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505 Deaderick Street
Nashville, TN 37219 USA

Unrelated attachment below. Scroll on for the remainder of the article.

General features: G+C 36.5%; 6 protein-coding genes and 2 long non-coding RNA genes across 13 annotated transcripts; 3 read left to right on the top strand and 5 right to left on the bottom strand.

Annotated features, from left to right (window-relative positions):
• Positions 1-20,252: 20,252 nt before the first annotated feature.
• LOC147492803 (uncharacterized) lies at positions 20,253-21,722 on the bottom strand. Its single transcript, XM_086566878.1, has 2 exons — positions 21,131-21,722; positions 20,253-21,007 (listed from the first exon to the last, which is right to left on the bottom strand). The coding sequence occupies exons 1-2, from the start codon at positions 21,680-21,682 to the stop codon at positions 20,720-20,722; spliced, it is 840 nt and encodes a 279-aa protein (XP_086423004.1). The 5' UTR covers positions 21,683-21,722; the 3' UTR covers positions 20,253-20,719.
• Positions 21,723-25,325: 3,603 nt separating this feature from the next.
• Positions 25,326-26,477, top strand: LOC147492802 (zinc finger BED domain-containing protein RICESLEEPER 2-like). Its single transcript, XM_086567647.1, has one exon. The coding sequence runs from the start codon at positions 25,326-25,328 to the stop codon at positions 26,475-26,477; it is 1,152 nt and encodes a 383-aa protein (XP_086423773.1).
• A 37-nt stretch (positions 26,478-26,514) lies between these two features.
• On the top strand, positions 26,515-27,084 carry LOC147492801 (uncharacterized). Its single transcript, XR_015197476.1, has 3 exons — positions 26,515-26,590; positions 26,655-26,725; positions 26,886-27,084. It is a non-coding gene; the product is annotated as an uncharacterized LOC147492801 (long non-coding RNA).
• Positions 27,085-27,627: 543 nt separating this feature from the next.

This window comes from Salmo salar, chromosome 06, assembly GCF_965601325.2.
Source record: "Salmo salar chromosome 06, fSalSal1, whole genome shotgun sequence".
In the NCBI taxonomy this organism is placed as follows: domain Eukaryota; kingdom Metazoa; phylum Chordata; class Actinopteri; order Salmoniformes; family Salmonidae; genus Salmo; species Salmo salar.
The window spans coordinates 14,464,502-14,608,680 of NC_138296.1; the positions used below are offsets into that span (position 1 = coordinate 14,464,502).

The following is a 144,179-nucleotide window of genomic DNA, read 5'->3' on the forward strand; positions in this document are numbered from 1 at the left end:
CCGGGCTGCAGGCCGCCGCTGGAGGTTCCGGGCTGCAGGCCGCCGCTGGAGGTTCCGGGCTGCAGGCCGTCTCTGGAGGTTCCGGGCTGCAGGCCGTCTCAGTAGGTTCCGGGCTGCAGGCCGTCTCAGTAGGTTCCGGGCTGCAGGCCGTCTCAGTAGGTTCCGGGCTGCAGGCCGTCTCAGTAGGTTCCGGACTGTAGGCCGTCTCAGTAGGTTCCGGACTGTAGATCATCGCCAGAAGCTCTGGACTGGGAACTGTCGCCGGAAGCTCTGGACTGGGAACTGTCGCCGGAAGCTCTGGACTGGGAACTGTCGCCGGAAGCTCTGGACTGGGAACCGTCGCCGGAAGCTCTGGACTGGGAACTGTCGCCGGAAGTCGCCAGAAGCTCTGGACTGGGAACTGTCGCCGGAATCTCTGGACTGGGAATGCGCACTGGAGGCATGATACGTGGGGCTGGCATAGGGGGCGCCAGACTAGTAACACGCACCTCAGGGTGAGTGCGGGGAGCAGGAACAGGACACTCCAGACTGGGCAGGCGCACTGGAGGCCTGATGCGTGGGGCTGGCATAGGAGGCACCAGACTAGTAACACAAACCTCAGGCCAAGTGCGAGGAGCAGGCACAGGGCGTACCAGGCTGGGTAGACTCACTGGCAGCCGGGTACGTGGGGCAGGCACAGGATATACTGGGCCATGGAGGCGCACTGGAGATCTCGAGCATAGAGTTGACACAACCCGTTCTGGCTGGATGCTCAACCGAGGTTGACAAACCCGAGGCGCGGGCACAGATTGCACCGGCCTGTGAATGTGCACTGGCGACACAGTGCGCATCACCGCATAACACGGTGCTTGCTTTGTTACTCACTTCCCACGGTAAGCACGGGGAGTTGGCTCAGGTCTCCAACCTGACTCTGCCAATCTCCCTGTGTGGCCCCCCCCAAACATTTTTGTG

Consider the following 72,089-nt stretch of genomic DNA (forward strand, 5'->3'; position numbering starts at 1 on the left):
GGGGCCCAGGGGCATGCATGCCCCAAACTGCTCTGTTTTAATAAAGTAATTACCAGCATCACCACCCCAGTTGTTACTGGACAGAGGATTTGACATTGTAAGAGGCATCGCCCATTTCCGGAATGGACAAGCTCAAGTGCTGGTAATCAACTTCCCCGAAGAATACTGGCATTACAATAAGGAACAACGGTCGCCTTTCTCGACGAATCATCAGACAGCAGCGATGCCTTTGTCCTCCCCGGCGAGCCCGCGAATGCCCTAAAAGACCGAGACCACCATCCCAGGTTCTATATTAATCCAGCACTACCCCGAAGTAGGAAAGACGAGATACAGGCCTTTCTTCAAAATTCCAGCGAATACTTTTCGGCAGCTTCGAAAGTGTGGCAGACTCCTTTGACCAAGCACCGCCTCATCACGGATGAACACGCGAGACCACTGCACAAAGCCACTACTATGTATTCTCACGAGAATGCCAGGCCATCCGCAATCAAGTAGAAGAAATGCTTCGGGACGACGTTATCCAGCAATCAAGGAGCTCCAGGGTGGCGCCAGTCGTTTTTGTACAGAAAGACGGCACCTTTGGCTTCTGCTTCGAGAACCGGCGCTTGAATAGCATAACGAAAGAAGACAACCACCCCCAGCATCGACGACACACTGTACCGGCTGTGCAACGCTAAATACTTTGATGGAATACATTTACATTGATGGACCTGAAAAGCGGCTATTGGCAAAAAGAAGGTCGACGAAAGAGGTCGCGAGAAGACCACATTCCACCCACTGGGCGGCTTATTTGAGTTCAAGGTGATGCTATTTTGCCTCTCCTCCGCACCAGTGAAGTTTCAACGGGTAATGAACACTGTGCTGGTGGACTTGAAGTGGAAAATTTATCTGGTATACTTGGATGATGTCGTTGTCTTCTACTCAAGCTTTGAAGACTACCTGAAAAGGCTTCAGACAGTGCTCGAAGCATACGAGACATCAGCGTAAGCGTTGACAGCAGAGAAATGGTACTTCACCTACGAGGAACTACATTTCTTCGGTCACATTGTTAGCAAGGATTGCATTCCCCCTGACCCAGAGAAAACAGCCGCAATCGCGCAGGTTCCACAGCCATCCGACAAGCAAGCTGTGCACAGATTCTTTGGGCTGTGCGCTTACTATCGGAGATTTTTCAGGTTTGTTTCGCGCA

Certain engagements and performances at this theatre may be canceled or postponed due to COVID-19. Those with tickets for canceled or postponed performances should contact their point of purchase for information. For questions regarding upcoming performance schedules, please contact the venue directly by visiting their official website.The Tennessee Performing Arts Center is the first of its kind in the nation: Owned by a state, but managed by a non-profit organization, giving Tennessee citizens the same opportunities in the performing arts and cultural heritage available to people living in major cities nationwide, introducing school children to the worlds of theater, ballet, symphony and opera, to enhance their education, inspire their imagination, and enrich their lives. Dreaming of opportunities in the arts and a well-rounded education for their children and grandchildren, a group of private citizens, led by Martha Ingram, proposed an arts center for the citizens of Tennessee to the state legislature in 1972. Funding for the arts center, built in conjunction with the James K. Polk State Office Building and the Tennessee State Museum, was approved only after a private fundraising effort established an endowment of more than $4 million. Prior to the September 1980 dedication of the Center, the state legislature created the TPAC Management Corporation to oversee the public-private partnership. This unique non-profit organization was charged with the responsibility of providing affordable performance spaces for resident artistic companies and offering educational experiences in the arts for Tennessee school children. The performance venues at TPAC are Andrew Jackson Hall (2,472 seats), James K. Polk Theater (1,075), Andrew Johnson Theater (256) and War Memorial Auditorium (1,661), the historic landmark located across 6th Avenue and the plaza from the Center. Among its many operations, TPAC presents a series of Broadway shows and special engagements, and administers a comprehensive education program. For some, TPAC is a dream come true, a source of "food for the soul." For others, TPAC is good for the economy – attracting industry, creating jobs, increasing business downtown, generating tax revenues. For one person, TPAC is a home for centuries-old cultural traditions. For another, TPAC is a place to laugh at the comedy or listen to the music. Together, artists, audiences, administrators, educators and supporters will carry the mission of TPAC into the next century. TPAC invites you to take part in the ongoing story of growth, success and service to the citizens of Tennessee.